Garnett Genuis writes: Christian minorities around the world facing persecution
I was very saddened to learn of yet another attack on the Egyptian Christian community. Seven Egyptian Christian pilgrims were recently killed while travelling to the Monastery of Saint Samuel the Confessor.
Meanwhile, the case of Asia Bibi is in the news again. She has been acquitted by Pakistan’s Supreme Court, but faces continuing potential difficulties as a result of violent protests calling for her death.
Both of these events underline the ongoing reality of Christian minorities around the world facing persecution. These are both examples of persecution in Muslim majority countries, but the problem is not limited to the Muslim world. There is a brutal crackdown against Christians in China and Christian ethnic minorities in Burma.
Unfortunately, we do not hear nearly enough discussion in the West about the persecution of Christians. Objectively, Christians face discrimination and violence in many countries around the world. Any rational foreign policy oriented to promoting human rights would put a major emphasis on the rights of Christians. Christians are not looking for special rights in countries like Egypt and Pakistan – they are simply looking for the protection of their fundamental freedoms.
In some countries, such as China, the source of persecution is official state policy. In others, such as in Egypt, violence comes from extremist groups which the state actively opposes. Even in cases where the state is not the agent of persecution, it is important for us to call on and work with states to ensure protection for all. Thinking of the seven just killed on their return from Saint Samuel the Confessor, it is notable that 28 Copts were killed in an attack while travelling back from that same monastery in May 2017. It is critical for the government to ensure proper security in places where repeat attacks may be taking place. Other governments must be willing to work with Egypt to support strengthened security measures which align with and advance human rights.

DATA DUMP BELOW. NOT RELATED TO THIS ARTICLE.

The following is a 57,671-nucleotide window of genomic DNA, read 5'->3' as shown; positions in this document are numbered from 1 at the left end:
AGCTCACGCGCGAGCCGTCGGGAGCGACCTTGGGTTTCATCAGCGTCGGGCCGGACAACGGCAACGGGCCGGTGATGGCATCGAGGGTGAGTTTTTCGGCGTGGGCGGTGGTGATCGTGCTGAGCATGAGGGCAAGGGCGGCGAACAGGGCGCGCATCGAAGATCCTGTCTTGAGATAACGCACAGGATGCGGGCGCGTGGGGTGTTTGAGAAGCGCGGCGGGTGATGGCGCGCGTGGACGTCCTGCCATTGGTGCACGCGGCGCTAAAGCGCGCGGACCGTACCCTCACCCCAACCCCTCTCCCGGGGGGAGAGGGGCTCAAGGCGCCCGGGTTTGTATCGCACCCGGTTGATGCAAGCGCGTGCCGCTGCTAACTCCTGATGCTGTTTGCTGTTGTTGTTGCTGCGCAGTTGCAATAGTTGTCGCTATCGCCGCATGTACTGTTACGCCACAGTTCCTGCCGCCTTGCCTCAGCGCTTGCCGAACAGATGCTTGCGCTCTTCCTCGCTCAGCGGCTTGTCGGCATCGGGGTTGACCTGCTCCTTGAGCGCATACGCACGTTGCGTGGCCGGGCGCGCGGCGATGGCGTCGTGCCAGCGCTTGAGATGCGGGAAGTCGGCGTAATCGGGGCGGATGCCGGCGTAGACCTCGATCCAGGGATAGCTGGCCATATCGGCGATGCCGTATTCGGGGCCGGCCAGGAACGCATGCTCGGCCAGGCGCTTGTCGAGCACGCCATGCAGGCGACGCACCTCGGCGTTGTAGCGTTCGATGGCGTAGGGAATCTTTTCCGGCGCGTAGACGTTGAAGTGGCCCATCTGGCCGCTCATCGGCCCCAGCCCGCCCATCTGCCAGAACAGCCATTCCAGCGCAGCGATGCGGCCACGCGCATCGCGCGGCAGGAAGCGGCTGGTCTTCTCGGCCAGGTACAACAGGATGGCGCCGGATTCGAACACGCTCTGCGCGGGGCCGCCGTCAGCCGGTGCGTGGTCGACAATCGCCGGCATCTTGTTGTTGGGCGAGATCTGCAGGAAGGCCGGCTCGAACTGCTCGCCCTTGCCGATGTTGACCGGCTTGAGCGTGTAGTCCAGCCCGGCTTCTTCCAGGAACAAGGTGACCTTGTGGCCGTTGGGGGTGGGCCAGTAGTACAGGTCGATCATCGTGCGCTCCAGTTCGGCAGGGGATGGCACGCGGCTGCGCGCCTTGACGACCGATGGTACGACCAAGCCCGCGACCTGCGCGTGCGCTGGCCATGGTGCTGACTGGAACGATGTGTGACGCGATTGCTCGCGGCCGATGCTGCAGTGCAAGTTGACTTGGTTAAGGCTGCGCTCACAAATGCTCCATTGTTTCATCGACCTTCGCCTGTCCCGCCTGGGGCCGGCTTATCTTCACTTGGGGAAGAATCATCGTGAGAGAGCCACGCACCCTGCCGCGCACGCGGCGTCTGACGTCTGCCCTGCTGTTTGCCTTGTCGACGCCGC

I believe Canada can do more to stand up for fundamental human rights around the world. The UN recently held a human rights review for China, where countries from around the world asked China challenging questions about their human rights record. This would have been a great opportunity for Canada to submit questions on religious freedom and the rights of religious minorities. Instead, we only submitted one advance question: “What steps is China taking to grant equal marriage and family protections to LGBTI (Lesbian, Gay, Bisexual, Transgendered, Intersex) couples in its new Civil Code?”
As we honour and remember yet more Coptic martyrs, now is a good time to explore what more Canada can do to stand up for the rights of Christians around the world.